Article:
Kantō dialects. Blue: Western Kantō and Hokkaidō. Azure: Eastern Kantō, transitional to Tōhoku. Green: Eastern Tōkai–Tōsan (Nagano–Yamanashi–Shizuoka), which lack the Western features of the more transitional Tōkai–Tōsan dialects.
The Kantō dialects (関東方言 kantō hōgen, 関東弁 kantō-ben) are a group of Japanese dialects spoken in the Kantō region (except for the Izu Islands).[note 1] The Kantō dialects include the Tokyo dialect which is the basis of modern standard Japanese. Along with the Tōhoku dialect, Kantō dialects have been characterized by the use of a suffix -be or -ppe; Kantō speakers were called Kantō bei by Kansai speakers in the Edo period. Eastern Kantō dialects share more features with the Tōhoku dialect. After the Pacific War, the southern Kantō regions such as Kanagawa, Saitama, and Chiba prefectures developed as satellite cities of Tokyo,[clarification needed] and today traditional dialects in these areas have been almost entirely replaced by standard Japanese.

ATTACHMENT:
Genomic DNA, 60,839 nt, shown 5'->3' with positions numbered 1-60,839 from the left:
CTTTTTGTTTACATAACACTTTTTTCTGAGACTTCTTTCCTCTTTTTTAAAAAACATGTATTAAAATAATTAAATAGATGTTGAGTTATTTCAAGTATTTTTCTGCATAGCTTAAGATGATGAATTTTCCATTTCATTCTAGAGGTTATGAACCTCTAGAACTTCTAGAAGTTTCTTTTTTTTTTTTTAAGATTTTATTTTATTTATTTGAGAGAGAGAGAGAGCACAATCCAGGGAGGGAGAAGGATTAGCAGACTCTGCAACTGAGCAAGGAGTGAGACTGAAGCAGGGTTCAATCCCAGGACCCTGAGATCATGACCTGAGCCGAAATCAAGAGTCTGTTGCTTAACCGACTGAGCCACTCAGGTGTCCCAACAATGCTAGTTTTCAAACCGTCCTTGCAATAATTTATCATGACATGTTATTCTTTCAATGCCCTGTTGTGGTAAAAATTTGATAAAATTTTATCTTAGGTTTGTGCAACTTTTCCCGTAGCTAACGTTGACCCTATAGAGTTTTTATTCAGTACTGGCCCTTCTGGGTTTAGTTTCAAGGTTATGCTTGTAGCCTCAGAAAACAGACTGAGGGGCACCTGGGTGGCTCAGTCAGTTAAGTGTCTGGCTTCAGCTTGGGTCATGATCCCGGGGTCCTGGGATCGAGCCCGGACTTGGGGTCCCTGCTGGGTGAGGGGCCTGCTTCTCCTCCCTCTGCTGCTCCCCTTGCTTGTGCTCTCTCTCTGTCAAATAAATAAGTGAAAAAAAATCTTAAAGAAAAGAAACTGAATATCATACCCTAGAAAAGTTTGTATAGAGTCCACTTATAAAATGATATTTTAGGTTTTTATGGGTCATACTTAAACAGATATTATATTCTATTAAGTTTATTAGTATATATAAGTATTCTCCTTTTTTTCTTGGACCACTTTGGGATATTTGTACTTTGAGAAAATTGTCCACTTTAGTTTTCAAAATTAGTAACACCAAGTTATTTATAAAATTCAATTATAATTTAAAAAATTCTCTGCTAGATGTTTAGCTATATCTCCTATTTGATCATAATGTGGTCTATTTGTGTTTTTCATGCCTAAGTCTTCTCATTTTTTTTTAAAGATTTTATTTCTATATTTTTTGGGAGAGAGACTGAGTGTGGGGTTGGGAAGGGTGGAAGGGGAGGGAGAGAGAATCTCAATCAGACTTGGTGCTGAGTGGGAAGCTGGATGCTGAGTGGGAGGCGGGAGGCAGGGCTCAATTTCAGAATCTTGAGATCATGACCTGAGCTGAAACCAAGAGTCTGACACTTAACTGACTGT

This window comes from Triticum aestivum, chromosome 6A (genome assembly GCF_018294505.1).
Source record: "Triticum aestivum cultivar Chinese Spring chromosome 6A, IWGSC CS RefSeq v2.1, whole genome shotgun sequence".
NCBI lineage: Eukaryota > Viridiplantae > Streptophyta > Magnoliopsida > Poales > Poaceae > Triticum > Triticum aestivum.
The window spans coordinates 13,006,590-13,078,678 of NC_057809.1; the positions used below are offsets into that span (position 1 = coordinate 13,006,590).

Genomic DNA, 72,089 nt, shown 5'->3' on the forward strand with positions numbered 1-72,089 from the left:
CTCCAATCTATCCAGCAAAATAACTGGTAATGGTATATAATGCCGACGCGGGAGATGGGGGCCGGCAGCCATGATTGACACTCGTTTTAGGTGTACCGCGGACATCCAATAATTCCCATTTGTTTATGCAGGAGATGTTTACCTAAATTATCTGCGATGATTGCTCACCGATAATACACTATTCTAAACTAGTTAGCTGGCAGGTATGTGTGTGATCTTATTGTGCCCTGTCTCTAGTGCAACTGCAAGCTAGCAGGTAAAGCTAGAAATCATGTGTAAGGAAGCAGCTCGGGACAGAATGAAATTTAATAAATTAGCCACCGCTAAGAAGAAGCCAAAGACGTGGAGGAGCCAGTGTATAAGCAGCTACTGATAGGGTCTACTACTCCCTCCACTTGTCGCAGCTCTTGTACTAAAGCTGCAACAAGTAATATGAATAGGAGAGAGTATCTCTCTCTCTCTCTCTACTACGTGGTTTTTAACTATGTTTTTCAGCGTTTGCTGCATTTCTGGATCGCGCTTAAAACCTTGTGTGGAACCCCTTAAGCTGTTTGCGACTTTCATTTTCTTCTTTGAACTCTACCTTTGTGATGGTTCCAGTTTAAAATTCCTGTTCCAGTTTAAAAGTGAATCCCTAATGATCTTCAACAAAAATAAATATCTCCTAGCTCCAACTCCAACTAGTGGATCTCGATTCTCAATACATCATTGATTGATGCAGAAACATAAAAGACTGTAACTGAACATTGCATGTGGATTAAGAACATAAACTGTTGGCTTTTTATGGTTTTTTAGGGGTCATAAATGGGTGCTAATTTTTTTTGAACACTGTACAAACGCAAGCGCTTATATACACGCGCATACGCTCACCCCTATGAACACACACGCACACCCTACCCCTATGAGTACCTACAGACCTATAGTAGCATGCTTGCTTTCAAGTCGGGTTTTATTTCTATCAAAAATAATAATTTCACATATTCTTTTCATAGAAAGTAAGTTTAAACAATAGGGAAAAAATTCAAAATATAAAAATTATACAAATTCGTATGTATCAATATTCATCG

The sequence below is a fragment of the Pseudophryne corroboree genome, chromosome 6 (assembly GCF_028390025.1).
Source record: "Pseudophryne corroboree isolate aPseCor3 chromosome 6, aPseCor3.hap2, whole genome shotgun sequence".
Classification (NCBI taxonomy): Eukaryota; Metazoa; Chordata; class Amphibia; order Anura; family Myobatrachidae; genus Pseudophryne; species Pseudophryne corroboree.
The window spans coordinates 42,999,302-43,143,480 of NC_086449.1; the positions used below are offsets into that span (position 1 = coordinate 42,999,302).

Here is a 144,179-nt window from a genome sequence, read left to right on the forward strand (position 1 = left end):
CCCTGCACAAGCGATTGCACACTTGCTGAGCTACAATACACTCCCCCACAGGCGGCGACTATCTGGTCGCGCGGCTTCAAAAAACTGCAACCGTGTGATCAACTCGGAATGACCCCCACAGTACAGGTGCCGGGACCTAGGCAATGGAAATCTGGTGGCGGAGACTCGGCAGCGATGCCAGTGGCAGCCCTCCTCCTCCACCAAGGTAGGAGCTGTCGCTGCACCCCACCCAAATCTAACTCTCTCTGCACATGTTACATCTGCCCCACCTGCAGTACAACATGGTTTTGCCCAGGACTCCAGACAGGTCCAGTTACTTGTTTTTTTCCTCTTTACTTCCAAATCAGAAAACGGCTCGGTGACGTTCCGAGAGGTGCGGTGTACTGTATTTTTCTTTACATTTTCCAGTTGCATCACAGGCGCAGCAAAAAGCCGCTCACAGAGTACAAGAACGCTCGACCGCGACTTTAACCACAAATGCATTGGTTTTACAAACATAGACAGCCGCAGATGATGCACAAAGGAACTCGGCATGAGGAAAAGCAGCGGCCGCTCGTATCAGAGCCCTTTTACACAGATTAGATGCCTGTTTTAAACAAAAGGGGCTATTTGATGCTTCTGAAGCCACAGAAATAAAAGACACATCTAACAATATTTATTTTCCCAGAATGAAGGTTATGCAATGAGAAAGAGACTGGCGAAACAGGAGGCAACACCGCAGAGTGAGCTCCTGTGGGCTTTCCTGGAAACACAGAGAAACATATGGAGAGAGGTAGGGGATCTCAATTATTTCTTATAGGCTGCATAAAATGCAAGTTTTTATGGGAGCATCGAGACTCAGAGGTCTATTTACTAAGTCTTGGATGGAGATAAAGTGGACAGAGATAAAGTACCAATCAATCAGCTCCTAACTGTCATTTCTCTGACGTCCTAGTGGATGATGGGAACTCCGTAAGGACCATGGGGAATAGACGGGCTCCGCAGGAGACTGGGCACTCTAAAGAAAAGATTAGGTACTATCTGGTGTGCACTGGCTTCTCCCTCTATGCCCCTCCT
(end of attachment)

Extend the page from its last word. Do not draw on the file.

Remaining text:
The Hokkaidō dialect is the closest to Standard Japanese because colonists from various regions settled the area, so that use of the standard language was required in order to facilitate communication. In the Ryukyu Islands, Standard Japanese developed into a dialect known as Okinawan Japanese, which has been influenced by the Ryukyuan languages.